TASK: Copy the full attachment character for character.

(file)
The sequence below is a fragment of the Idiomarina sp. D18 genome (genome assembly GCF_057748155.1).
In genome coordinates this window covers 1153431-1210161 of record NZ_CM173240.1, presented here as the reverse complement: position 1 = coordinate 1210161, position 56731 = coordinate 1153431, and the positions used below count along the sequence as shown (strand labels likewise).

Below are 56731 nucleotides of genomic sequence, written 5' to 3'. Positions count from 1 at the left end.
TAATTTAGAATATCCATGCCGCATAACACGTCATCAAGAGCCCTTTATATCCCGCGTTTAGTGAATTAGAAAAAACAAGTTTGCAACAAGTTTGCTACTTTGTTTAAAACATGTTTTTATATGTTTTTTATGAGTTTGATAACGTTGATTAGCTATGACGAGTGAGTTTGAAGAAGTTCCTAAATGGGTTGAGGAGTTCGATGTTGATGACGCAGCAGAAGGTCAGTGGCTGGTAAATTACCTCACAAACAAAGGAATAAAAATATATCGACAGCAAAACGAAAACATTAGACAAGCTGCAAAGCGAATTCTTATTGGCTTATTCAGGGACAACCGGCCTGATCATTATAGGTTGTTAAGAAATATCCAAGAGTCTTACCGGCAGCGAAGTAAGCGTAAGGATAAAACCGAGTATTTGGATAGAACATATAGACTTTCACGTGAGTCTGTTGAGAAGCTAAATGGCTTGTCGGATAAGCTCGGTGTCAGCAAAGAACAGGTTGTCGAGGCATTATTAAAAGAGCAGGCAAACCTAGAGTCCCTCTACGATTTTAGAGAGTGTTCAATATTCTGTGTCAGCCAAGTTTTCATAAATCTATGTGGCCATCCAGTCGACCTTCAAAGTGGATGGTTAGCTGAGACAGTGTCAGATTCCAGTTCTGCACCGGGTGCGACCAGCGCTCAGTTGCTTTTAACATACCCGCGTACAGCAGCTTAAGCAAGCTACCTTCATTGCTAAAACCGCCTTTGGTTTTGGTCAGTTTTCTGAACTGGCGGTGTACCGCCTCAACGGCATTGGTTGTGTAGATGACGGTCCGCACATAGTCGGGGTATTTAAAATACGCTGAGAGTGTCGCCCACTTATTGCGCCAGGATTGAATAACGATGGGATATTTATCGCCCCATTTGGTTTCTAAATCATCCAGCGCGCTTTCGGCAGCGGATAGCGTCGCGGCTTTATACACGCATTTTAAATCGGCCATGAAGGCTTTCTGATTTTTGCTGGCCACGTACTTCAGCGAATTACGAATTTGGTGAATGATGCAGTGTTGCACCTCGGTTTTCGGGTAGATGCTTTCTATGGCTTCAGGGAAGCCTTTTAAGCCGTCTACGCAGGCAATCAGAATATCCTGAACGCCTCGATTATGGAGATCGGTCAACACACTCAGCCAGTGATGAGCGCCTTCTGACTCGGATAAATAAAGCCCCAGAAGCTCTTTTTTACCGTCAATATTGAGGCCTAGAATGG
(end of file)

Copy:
The sequence below is a fragment of the Idiomarina sp. D18 genome (genome assembly GCF_057748155.1).
In genome coordinates this window covers 1153431-1210161 of record NZ_CM173240.1, presented here as the reverse complement: position 1 = coordinate 1210161, position 56731 = coordinate 1153431, and the positions used below count along the sequence as shown (strand labels likewise).

Below are 56731 nucleotides of genomic sequence, written 5' to 3'. Positions count from 1 at the left end.
TAATTTAGAATATCCATGCCGCATAACACGTCATCAAGAGCCCTTTATATCCCGCGTTTAGTGAATTAGAAAAAACAAGTTTGCAACAAGTTTGCTACTTTGTTTAAAACATGTTTTTATATGTTTTTTATGAGTTTGATAACGTTGATTAGCTATGACGAGTGAGTTTGAAGAAGTTCCTAAATGGGTTGAGGAGTTCGATGTTGATGACGCAGCAGAAGGTCAGTGGCTGGTAAATTACCTCACAAACAAAGGAATAAAAATATATCGACAGCAAAACGAAAACATTAGACAAGCTGCAAAGCGAATTCTTATTGGCTTATTCAGGGACAACCGGCCTGATCATTATAGGTTGTTAAGAAATATCCAAGAGTCTTACCGGCAGCGAAGTAAGCGTAAGGATAAAACCGAGTATTTGGATAGAACATATAGACTTTCACGTGAGTCTGTTGAGAAGCTAAATGGCTTGTCGGATAAGCTCGGTGTCAGCAAAGAACAGGTTGTCGAGGCATTATTAAAAGAGCAGGCAAACCTAGAGTCCCTCTACGATTTTAGAGAGTGTTCAATATTCTGTGTCAGCCAAGTTTTCATAAATCTATGTGGCCATCCAGTCGACCTTCAAAGTGGATGGTTAGCTGAGACAGTGTCAGATTCCAGTTCTGCACCGGGTGCGACCAGCGCTCAGTTGCTTTTAACATACCCGCGTACAGCAGCTTAAGCAAGCTACCTTCATTGCTAAAACCGCCTTTGGTTTTGGTCAGTTTTCTGAACTGGCGGTGTACCGCCTCAACGGCATTGGTTGTGTAGATGACGGTCCGCACATAGTCGGGGTATTTAAAATACGCTGAGAGTGTCGCCCACTTATTGCGCCAGGATTGAATAACGATGGGATATTTATCGCCCCATTTGGTTTCTAAATCATCCAGCGCGCTTTCGGCAGCGGATAGCGTCGCGGCTTTATACACGCATTTTAAATCGGCCATGAAGGCTTTCTGATTTTTGCTGGCCACGTACTTCAGCGAATTACGAATTTGGTGAATGATGCAGTGTTGCACCTCGGTTTTCGGGTAGATGCTTTCTATGGCTTCAGGGAAGCCTTTTAAGCCGTCTACGCAGGCAATCAGAATATCCTGAACGCCTCGATTATGGAGATCGGTCAACACACTCAGCCAGTGATGAGCGCCTTCTGACTCGGATAAATAAAGCCCCAGAAGCTCTTTTTTACCGTCAATATTGAGGCCTAGAATGG